galanthus.jpgWhoo hoo! As I did a bit of clean up in my tree lawn (what I call the strip between my sidewalk and the street), I caught a teeny bit of white in the corner of my eye. Snowdrops! I thought they were gone! A gift from a fellow plant enthusiast years ago, my snowdrops have had a spotty history. They were gifted in the spring, a bad time to plant bulbs, but I quickly popped them in the ground anyway. Since then, I’ve seen them bloom a few times. I didn’t notice them blooming at all last year, and possibly not even the year before that. I’d given up on them. And yet, here they were this year, their white blooms dangling shyly from the top of their stems. And this has been one of the driest winters in recent memory with minimal winter watering by me.

Because they are so tiny, snowdrops (Galanthus nivalis) are often planted in large groups. My little grouping is pretty easy to overlook (and I wonder if I just missed them these past two springs…and if so, I feel terribly guilty about that!). Supposedly they will bloom early enough to poke up through the snow, hence the common name. Snow is so scarce here most years that I’ve yet to see my snowdrops actually in snow (hmm…the same goes for my snow crocus as well).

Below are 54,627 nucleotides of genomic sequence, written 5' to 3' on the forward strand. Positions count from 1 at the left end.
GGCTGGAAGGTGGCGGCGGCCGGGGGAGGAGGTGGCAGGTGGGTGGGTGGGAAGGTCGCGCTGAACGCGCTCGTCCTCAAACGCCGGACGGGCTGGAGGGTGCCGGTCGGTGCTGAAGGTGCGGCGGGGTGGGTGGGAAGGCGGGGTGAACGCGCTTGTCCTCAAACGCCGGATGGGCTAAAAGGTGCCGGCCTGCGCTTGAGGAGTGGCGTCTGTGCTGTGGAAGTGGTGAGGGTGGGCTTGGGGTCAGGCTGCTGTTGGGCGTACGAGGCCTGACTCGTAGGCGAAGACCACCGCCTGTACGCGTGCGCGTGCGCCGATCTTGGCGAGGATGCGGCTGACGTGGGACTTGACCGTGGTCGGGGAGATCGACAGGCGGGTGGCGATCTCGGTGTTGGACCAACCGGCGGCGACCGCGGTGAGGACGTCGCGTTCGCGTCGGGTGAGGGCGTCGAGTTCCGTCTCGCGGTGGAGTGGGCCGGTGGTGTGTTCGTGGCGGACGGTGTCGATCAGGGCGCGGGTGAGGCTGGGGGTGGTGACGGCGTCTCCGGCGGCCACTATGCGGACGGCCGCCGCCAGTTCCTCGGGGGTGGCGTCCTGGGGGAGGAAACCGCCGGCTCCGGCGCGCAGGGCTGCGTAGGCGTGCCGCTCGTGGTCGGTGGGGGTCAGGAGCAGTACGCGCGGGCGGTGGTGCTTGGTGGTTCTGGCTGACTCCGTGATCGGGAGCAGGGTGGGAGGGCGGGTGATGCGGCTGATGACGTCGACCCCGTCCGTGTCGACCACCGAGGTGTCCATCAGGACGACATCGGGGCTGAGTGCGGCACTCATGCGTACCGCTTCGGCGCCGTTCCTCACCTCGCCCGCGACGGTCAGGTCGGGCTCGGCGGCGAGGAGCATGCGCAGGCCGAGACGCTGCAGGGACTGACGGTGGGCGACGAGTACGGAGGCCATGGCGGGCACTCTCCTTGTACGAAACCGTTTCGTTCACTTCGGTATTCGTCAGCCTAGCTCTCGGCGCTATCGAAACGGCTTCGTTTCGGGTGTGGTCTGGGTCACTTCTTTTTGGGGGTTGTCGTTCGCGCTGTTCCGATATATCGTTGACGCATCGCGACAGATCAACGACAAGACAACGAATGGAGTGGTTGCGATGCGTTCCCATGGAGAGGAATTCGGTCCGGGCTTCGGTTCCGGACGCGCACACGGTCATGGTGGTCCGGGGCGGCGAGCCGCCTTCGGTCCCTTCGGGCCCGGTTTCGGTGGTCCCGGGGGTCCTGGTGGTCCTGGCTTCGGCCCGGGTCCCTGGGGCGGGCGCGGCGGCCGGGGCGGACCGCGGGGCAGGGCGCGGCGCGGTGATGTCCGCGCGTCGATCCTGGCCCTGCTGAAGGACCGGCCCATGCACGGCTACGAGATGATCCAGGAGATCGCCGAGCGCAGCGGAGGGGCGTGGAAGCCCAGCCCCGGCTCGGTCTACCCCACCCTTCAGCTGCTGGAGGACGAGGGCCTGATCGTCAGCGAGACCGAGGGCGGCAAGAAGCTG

Now I’m thinking that I should plant more of them (I’ve had this thought before…I’ll probably go through the same thing with crocuses as soon as I see any of them in my garden). They are a fairly small bulb, so planting them shouldn’t be as work intensive as some of the larger ones. However, that also means they may be easier for the squirrels to dig up…always a consideration in my garden.

As I’ve mentioned before, I love surprises in my garden. I’m tickled that my first surprise this year turned out to be the very first things to bloom in the garden.

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